Spread the batter evenly in the pan. Bake for 40 to 45 minutes, until a cake tester or wooden skewer poked into the center comes out with just a few moist crumbs sticking to it. If the pick comes out wet, test a second time, because you may have hit a piece of chocolate chip; then bake for a few more minutes longer if necessary.
Cool in the pan until the brownie is at room temperature. Run a knife around the edges, and invert the brownie onto a cutting board. Cut into 12 rectangles or 16 squares. Dust the tops with powdered sugar just before serving.
The brownies can be stored in an airtight container for up to 3 days.
Angie (@angiesrecipess)April 28, 2014 at 2:13 pm
These brownies look sinfully decadent and I am thoroughly tempted!
JessApril 30, 2014 at 4:22 pm
You’re so right- these brownies do look insanely good! I really could eat a whole batch right now! 🙂
Cindy @ Pick Fresh FoodsMay 1, 2014 at 2:42 am
Wow, these look divine! I never heard of an Ad Hoc brownie, but if this is it I want one now. I totally agree…you can never have too many brownies 😀 Pinning!
ShiranMay 1, 2014 at 7:02 am
Thanks Cindy 🙂
DinaJuly 2, 2016 at 3:50 am
Hi , is not baking soda in this brownie?
ShiranJuly 2, 2016 at 6:26 pm
Hi Dina, no, there’s no baking soda in this recipe.
TanishaAugust 31, 2016 at 5:55 am
Hi Shiran! I m more than tempted to try this recipe now. ?
Again query about pan size. Can this be made in 8 x 8 pan?
And if want to make half recipe, which pan size to use?? Thanks a lot.
ShiranAugust 31, 2016 at 6:21 am
With an 8×8 pan, the brownies would be a bit taller. When you pour the batter into the pan, just make sure it’s not more than 3/4 full. For half the recipe, use a 6×6 pan.
LailaSeptember 2, 2016 at 5:53 am
So remember I once said I couldn’t fathom another perfect brownie recipe after making your ‘one bowl fudgy brownies’? I made these a couple of weeks ago, when my sister came home from Europe, and… Well. Let’s just say I kind of understand now how you can have numerous perfect recipes.
But, the thing is, dutch-processed cocoa is somewhat of a precious commodity in our house ._. I was wondering how this recipe would work out with just regular cocoa? Or a mix of dutch-processed and normal?
ShiranSeptember 4, 2016 at 5:01 am
Hi Laila! It’s possible to substitute the Dutch-process cocoa with natural cocoa, but the chocolate flavor won’t be the same or as deep. I would say try it once and see if you like the result.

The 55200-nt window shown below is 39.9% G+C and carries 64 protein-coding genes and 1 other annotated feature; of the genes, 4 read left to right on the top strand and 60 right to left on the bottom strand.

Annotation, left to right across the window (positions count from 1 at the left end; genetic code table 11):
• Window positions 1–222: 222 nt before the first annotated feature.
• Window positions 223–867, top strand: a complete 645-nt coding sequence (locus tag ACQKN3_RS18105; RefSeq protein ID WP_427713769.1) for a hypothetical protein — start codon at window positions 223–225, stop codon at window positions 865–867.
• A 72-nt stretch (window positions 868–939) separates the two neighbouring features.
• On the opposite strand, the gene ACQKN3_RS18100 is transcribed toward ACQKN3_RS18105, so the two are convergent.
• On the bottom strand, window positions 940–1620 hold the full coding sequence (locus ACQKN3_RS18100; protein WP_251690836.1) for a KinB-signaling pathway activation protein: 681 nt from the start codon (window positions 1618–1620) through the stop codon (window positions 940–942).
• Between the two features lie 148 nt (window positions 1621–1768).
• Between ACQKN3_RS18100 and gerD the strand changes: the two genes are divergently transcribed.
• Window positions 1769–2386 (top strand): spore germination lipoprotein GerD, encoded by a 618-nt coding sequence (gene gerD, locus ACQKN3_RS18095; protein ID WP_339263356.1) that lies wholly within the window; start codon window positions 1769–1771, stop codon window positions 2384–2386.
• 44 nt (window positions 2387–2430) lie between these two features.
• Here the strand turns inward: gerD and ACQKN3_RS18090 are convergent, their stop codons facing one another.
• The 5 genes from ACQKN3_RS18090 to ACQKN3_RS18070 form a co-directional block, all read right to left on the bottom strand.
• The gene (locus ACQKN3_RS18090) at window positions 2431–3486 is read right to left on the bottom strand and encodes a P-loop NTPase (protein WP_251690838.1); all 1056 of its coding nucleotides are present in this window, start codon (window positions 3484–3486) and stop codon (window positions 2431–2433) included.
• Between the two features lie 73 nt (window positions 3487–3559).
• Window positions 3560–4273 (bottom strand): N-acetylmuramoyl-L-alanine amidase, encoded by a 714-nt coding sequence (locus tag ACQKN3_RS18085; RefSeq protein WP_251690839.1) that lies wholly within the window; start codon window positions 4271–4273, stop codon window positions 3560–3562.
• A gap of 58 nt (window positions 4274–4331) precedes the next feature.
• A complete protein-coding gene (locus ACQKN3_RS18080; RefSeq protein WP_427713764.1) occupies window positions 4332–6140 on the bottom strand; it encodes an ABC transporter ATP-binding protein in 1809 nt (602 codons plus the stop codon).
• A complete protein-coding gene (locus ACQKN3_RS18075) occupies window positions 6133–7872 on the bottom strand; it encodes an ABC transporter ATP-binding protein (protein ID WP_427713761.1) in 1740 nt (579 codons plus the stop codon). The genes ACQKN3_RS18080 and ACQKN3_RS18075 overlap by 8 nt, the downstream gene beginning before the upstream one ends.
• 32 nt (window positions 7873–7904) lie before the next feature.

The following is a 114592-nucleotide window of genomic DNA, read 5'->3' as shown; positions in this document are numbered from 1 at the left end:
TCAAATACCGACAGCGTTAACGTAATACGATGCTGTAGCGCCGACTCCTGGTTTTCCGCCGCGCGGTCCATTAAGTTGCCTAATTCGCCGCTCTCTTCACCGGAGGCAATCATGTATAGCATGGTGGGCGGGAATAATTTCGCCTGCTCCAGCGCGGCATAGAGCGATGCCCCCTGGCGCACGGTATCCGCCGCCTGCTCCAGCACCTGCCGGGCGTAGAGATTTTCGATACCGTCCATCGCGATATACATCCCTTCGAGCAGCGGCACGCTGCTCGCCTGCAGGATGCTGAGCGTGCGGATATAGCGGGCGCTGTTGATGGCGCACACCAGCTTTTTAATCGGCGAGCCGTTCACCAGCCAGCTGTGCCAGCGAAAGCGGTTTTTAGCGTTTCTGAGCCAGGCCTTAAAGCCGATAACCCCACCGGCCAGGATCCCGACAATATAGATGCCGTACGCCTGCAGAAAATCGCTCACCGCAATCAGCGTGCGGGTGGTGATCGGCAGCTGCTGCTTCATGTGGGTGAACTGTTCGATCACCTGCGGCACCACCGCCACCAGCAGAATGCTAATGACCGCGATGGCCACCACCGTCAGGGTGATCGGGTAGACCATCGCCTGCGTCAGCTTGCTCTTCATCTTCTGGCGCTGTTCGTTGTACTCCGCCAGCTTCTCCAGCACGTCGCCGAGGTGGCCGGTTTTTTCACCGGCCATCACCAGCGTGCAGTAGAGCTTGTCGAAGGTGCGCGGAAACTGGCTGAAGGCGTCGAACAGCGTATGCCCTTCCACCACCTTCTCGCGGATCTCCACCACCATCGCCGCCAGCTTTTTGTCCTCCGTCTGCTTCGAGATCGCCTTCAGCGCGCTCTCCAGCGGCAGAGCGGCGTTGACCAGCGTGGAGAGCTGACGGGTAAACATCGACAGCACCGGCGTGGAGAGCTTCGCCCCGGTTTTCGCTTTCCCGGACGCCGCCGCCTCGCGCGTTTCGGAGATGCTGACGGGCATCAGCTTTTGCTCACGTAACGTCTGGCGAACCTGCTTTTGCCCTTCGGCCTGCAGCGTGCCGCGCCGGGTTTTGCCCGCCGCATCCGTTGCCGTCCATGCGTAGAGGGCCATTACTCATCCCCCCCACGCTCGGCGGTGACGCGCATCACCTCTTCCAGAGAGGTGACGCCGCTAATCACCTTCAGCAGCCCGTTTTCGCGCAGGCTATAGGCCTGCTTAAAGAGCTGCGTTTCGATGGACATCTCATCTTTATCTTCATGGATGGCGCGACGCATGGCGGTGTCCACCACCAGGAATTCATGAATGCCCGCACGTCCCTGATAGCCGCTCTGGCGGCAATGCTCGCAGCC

LailaSeptember 4, 2016 at 7:49 am
Okie dokie, thanks 🙂
FarahMay 28, 2017 at 4:02 am
A third great recipe!
The chocolate layer cake turned out to be the best layer cake i’ve made so far.
White chocolate lemon cheese cake was eaten in two days by me & my SO! I loved every bite of it. So delicious, rich and exotic!
And these brownies are right now in the oven. I never tasted and ate (or licked) so much of the mixture like that. All my brownies before seemed to be a fail or were just.. “okay”. But this one… It’s like a bakery shop made it! It tastes amazing & is sooooo rich and deep dark.
Can’t wait to eat it this afternoon.
Thank you so much Shiran for sharing your wonderful recipes. They never fail with me & I appreciate the philosophies behind them.
If you make a book one day, let me know great chef! 🙂
ShiranMay 29, 2017 at 4:24 am
Thank you so much for your sweet comment Farah! 🙂 I’m so glad you enjoy the recipes!
DonnaSeptember 3, 2019 at 12:40 am
THESE ARE THE MOST DELICIOUS BROWNIES IN THE GALACTIC UNIVERSE!! I have made them several times (and will forever have to make them from now on and because of that, I will have to purchase a silicone 9×9 inch baking pan for them. I have tried a glass pan, and a metal pan, and each time I have to slice a sliver of the very very crispy, almost burnt edges off of them. ) I have a few comments to reply to the folks above: YES, absolutely use Dutch process cocoa. I have tried to squeak by with regular cocoa and it’s just not as delicious. Same with the cocoa chips — do use at least 60% cocoa. I’m so glad you posted this recipe! I suppose I will have to purchase Thomas Keller’s book! Cheers!